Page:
answer any general enquiries though specific questions about the position
should go through Prof. Jan Bradley who is the academic lead.

All the best,

Markus

FYI

Educators—It’s April and Earth Day is around the corner. Join us for the momentous launch of the inaugural Climate Education Week April 18th-25th! Earth Day Network has released a free toolkit to assist educators in instructing the basics and importance of climate change. www.climateeducationweek.org

The United States Environmental Protection Agency (EPA), Cincinnati Procurement Operations Division, is pleased to announce a student services contract opportunity for the Ground Water and Ecosystems Restoration Division in the Office of Research and Development (ORD) in Ada, Oklahoma. The EPA is seeking a student or recent graduate to provide support to the Safety Health and Environmental Management Program (SHEMP).

 

Please post this announcement in an area where students will see it. You may forward this email to individual students or recent graduates. Applications must be received by 5:00 PM EST Friday, May 8, 2015.The announcement is attached to this email and it will be available on the following website: www.FedConnect.net – click on Search Public Opportunities and use Reference Number RFQ-OH-15-00044.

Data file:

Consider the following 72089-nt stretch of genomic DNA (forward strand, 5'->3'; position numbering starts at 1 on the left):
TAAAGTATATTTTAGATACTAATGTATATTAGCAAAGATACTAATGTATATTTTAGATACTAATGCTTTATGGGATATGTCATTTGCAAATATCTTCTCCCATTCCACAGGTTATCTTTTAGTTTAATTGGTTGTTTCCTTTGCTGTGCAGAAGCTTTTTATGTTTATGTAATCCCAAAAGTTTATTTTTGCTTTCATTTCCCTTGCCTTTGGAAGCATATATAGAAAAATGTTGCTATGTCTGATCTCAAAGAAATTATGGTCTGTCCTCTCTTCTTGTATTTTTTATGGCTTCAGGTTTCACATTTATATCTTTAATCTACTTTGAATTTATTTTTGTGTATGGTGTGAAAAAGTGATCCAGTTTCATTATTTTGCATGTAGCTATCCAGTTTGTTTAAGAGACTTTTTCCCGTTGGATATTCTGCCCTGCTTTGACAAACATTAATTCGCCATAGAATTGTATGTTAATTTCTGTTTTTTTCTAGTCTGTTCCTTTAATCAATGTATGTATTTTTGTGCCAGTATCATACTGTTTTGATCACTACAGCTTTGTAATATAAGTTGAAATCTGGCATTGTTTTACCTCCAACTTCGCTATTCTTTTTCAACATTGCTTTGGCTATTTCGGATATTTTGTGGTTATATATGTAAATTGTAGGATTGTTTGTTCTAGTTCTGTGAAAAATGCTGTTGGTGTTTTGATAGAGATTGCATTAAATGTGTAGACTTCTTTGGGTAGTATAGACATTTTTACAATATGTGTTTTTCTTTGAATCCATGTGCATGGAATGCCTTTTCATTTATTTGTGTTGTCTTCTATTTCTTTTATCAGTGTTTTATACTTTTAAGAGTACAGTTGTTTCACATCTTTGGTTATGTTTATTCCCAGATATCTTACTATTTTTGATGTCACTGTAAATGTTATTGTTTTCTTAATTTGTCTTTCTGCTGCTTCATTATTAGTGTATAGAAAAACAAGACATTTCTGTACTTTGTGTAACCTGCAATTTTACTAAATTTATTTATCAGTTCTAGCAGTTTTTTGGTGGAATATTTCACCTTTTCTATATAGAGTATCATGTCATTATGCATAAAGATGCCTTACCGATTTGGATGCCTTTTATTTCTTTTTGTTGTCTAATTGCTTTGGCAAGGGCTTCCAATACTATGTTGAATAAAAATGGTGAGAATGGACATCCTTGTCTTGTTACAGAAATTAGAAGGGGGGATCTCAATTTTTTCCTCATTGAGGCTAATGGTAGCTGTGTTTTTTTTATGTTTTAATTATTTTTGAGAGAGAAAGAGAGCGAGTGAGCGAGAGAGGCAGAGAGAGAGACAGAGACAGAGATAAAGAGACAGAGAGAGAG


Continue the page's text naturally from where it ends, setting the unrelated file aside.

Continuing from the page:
All applications must be submitted via FedConnect (www.fedconnect.net). Instructions on how to submit applications are contained in the announcement. The process to apply via FedConnect is lengthy, please allow for at least two weeks to complete the registrations.

 

Thank you,

 

 

Lisa Ryle

Cincinnati Procurement Operations Division
U.S. Environmental Protection Agency
Phone: 513-487-2851
Fax: 513-487-2115
Email: ryle.lisa@epa.gov
http://intranet.epa.gov/oamintra/CPOD/

 

PROJECT DESCRIPTION:
How can 1100 tree species coexist in 25 hectares of tropical forest? The successful applicant
will assist with ongoing research in Yasuni National Park in the Ecuadorian Amazon that seeks to
address this question using plant functional traits and spatial pattern analyses. The research will
involve sampling trees for functional traits within a highly-diverse tree plot and the taking of
measurements in a laboratory at the nearby field station. The station is large and modern, with
AC, showers and WiFi.

TIMELINE AND LOGISTICS:
The research will take place from early June through late July and possibly into August. Airfare
and station fees covering food and lodging will be paid for, but salary is not provided.

DESIRED QUALIFICATIONS:
Enthusiasm for research and a curiosity about ecology, the ability to hike / be on your feet for
several hours in humid conditions amid insects and across steep terrain.

TO APPLY:
Send your name, degree level (undergraduate, recently graduated), and a brief description of
why you are interested in this position to Ian McFadden: imcfaddn@umd.edu